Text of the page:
Digital Nomad’s Voyage
This post is from our co-founder & CEO, @NoahKamrat.
To be able to tentatively call myself a ‘digital nomad’ is a privilege I am blessed to enjoy. The very act of getting out the door of my Portland house for extended periods deepens my connection to the natural world, to history and to people.
The stories of ancient nomads form the backbone of many traditions that provide countless modern lives with meaning. One of the first things I was taught about my ancient Jewish forbears is that they were nomads. Abraham, Sarah, Isaac, Rebecca, Jacob, Rachel and Leah were reputed to be members of a familial group of pastoral nomads who slept under the stars in tents or other temporary dwellings. I was told that the Jews have often been strangers in strange lands; and I was told it is very good to show kindness to wandering strangers.
And as my wife and I travel around the country in our silver Airstream, we are distinctly aware that we are not the first humans to roam across the land we now call the United States. The constituent pieces of our beautiful homeland have been referred to by many names now lost. Though many indigenous names have morphed into the current names of our fifty states. In fact, the names up to half of the states that make up our nation can be derived from the languages of indigenous peoples.1
I wanted to begin my Summer 2022 Linkedin ‘narrative journey’ at one of the most incredible and meaningful places I have ever had the good fortune to visit: Amanda’s Trail at Cape Perpetua in Yachats, Oregon.
For more than a thousand years, Yachats was inhabited by the Ya’Xaik People. According to some scholars, the name of Yachats comes from the Siletz language and may mean: “dark water at the foot of the mountain.” Amanda’s Trail winds up Cape Perpetua from the dark water at its foot. And while the trail is a beautiful, lush, dreamlike place, it is also muddied by a cruel and intolerant past.2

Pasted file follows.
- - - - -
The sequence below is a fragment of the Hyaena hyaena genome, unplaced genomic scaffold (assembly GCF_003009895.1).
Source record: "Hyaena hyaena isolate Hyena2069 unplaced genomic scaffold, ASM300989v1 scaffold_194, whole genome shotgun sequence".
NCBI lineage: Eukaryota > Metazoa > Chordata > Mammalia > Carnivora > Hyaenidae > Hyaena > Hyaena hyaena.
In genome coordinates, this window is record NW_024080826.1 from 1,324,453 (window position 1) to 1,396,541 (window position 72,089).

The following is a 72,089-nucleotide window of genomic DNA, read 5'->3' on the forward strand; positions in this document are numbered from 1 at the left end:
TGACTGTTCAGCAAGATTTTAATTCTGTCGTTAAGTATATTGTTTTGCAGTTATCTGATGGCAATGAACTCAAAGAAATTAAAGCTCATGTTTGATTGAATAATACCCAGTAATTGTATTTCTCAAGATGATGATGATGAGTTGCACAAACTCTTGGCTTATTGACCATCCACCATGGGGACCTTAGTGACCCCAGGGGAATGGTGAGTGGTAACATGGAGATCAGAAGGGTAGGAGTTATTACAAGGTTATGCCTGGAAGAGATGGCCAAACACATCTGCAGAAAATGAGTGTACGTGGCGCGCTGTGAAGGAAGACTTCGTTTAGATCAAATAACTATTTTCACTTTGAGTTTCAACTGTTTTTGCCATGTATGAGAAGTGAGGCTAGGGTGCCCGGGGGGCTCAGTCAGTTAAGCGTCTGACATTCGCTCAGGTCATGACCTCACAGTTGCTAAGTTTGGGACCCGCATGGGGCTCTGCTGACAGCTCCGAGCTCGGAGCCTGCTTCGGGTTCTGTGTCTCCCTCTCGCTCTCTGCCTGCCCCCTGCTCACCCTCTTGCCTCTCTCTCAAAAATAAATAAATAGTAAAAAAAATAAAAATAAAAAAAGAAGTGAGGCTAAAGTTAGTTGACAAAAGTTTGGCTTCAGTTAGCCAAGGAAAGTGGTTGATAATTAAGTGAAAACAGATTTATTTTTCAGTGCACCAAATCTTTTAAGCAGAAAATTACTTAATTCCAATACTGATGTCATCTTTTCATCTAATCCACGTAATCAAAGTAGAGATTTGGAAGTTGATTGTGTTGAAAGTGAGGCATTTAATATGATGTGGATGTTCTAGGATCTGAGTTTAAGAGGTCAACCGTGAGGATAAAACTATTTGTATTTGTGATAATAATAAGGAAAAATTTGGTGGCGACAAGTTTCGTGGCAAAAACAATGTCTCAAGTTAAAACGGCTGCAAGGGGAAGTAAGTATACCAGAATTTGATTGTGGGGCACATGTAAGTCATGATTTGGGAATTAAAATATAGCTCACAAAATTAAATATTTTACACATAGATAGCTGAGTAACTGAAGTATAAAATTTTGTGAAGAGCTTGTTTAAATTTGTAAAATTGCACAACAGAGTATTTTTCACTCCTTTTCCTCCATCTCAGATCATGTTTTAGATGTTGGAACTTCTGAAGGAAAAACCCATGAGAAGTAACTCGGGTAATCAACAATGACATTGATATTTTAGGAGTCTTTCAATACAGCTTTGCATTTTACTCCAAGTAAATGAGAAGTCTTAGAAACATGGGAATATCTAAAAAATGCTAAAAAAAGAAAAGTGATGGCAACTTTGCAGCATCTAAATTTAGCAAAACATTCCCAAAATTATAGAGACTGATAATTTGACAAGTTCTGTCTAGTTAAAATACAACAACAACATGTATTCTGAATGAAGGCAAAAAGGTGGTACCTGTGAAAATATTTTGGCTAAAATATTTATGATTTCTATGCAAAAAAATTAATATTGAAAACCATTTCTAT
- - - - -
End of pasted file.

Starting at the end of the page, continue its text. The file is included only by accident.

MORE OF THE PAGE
On the day we hiked it, Amanda’s Trail was muddy indeed. Plus, it was raining, and therefore getting muddier. Our sneakers squelched as we trudged through sticky earth. Then we came to the open grove where the tiny statue of Amanda (by the artist Sy Meadow) dwells, bedecked with donated beads and surrounded by fluttering prayer flags and rustic benches.
Amanda stood, small and silent, made of stone, with her blind stone eyes and her kind, absurdly hopeful expression. There were no other visitors on this rainy afternoon. We sat in silence. (Even our frisky terrier didn’t bark for a minute.)
We sat meditating about the painful experience of this lush, wet, winding trail’s namesake: a blind Coos woman named Amanda De-Cuys. In the 1860’s, Amanda was forced to march over sharp rocks she could not see. A member of the white militia who orchestrated this forced march wrote that the trail of blood left by Amanda’s feet made it easy to track her if she strayed. But for many centuries before this atrocity occurred, indigenous nomads were busily engaged in camping and fishing and gathering and walking and performing ceremonies and singing and laughing and cooking and living right here. Right here in this rainy grotto where my wife and I were sitting. As we sat in the light drizzle, it seemed as though tiny gray spirits of all these once merry people were falling all around us, perhaps descending to alight on one of the empty benches for a bemused rest.
My wife and I rose and together we walked the rest of the trail, all the way up to the top, in silent walking meditation. When we reached the crown of Cape Perpetua, there was no view at all. It was as though the cliffs and sea below did not exist. There was nothing but a bank of gray fog. The only thing we could see was ourselves.
(Fortunately, we have witnessed the unobscured view before. On a clearer day, my wife took this photo with her handheld device).
I feel that being a digital nomad connects me to nature and to the cultural commons of our shared national and global past. The process of exploring fills my heart with compassion while stimulating mental curiosity and interest. My experience is only vaguely reminiscent of the lives of ancient nomads. For I also must acknowledge it is the modern technology resulting from the activities of Western Capitalism that enables to work and live as I do. I invite you to join me in the exploration of what it means to be a digital nomad in 2022.
Email our team if you have suggestions as to where Noah and Tracy should go next.
Follow Noah Kamrat on Twitter @NoahKamrat and connect on LinkedIn.
Originally posted on Medium.